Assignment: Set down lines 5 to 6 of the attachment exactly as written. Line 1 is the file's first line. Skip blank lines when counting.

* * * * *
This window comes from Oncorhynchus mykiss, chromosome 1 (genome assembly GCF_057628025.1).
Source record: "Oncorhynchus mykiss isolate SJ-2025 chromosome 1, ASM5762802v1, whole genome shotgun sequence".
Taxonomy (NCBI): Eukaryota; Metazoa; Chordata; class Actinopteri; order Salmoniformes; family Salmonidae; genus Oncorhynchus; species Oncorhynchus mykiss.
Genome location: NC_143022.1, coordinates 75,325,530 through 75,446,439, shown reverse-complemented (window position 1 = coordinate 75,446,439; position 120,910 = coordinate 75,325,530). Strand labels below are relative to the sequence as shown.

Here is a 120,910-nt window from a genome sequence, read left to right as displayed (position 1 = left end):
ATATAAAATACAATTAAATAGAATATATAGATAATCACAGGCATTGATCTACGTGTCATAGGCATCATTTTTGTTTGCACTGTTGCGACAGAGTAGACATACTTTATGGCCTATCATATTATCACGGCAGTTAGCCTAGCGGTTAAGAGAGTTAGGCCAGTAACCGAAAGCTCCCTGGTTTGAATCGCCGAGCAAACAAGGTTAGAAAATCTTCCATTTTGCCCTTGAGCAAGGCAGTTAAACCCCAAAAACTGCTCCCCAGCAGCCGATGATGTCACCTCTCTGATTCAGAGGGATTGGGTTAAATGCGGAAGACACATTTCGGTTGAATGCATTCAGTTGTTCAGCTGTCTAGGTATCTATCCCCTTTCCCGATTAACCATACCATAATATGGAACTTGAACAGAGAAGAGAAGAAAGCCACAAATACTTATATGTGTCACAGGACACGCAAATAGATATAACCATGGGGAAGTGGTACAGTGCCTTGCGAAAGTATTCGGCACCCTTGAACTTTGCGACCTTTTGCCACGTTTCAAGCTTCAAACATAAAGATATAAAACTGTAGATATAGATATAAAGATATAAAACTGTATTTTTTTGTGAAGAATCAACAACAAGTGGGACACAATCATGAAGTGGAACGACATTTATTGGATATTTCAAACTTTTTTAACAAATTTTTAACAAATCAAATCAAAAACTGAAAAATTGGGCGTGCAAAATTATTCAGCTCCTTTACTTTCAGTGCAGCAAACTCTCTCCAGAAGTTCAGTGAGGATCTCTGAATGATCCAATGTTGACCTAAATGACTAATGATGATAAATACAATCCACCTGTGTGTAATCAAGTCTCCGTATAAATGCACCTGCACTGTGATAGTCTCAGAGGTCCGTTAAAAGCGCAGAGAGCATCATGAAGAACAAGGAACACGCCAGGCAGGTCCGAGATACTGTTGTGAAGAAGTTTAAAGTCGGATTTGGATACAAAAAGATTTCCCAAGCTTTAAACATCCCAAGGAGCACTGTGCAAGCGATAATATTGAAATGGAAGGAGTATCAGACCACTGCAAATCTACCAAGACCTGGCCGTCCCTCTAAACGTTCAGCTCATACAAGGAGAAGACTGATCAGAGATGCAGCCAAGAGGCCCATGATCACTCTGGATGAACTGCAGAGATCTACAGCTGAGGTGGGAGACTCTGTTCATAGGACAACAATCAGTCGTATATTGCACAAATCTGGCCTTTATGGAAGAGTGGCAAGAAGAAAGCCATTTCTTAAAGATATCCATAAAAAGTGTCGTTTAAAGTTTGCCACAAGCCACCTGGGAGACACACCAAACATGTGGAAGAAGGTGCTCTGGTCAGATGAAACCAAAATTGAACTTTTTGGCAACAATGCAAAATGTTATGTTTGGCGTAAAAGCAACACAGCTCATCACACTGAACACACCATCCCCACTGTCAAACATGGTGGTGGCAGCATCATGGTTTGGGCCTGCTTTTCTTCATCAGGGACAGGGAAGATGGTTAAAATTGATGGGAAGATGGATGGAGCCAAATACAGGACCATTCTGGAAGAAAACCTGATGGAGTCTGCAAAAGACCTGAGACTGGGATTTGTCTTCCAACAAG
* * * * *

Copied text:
Here is a 120,910-nt window from a genome sequence, read left to right as displayed (position 1 = left end):
ATATAAAATACAATTAAATAGAATATATAGATAATCACAGGCATTGATCTACGTGTCATAGGCATCATTTTTGTTTGCACTGTTGCGACAGAGTAGACATACTTTATGGCCTATCATATTATCACGGCAGTTAGCCTAGCGGTTAAGAGAGTTAGGCCAGTAACCGAAAGCTCCCTGGTTTGAATCGCCGAGCAAACAAGGTTAGAAAATCTTCCATTTTGCCCTTGAGCAAGGCAGTTAAACCCCAAAAACTGCTCCCCAGCAGCCGATGATGTCACCTCTCTGATTCAGAGGGATTGGGTTAAATGCGGAAGACACATTTCGGTTGAATGCATTCAGTTGTTCAGCTGTCTAGGTATCTATCCCCTTTCCCGATTAACCATACCATAATATGGAACTTGAACAGAGAAGAGAAGAAAGCCACAAATACTTATATGTGTCACAGGACACGCAAATAGATATAACCATGGGGAAGTGGTACAGTGCCTTGCGAAAGTATTCGGCACCCTTGAACTTTGCGACCTTTTGCCACGTTTCAAGCTTCAAACATAAAGATATAAAACTGTAGATATAGATATAAAGATATAAAACTGTATTTTTTTGTGAAGAATCAACAACAAGTGGGACACAATCATGAAGTGGAACGACATTTATTGGATATTTCAAACTTTTTTAACAAATTTTTAACAAATCAAATCAAAAACTGAAAAATTGGGCGTGCAAAATTATTCAGCTCCTTTACTTTCAGTGCAGCAAACTCTCTCCAGAAGTTCAGTGAGGATCTCTGAATGATCCAATGTTGACCTAAATGACTAATGATGATAAATACAATCCACCTGTGTGTAATCAAGTCTCCGTATAAATGCACCTGCACTGTGATAGTCTCAGAGGTCCGTTAAAAGCGCAGAGAGCATCATGAAGAACAAGGAACACGCCAGGCAGGTCCGAGATACTGTTGTGAAGAAGTTTAAAGTCGGATTTGGATACAAAAAGATTTCCCAAGCTTTAAACATCCCAAGGAGCACTGTGCAAGCGATAATATTGAAATGGAAGGAGTATCAGACCACTGCAAATCTACCAAGACCTGGCCGTCCCTCTAAACGTTCAGCTCATACAAGGAGAAGACTGATCAGAGATGCAGCCAAGAGGCCCATGATCACTCTGGATGAACTGCAGAGATCTACAGCTGAGGTGGGAGACTCTGTTCATAGGACAACAATCAGTCGTATATTGCACAAATCTGGCCTTTATGGAAGAGTGGCAAGAAGAAAGCCATTTCTTAAAGATATCCATAAAAAGTGTCGTTTAAAGTTTGCCACAAGCCACCTGGGAGACACACCAAACATGTGGAAGAAGGTGCTCTGGTCAGATGAAACCAAAATTGAACTTTTTGGCAACAATGCAAAATGTTATGTTTGGCGTAAAAGCAACACAGCTCATCACACTGAACACACCATCCCCACTGTCAAACATGGTGGTGGCAGCATCATGGTTTGGGCCTGCTTTTCTTCATCAGGGACAGGGAAGATGGTTAAAATTGATGGGAAGATGGATGGAGCCAAATACAGGACCATTCTGGAAGAAAACCTGATGGAGTCTGCAAAAGACCTGAGACTGGGATTTGTCTTCCAACAAG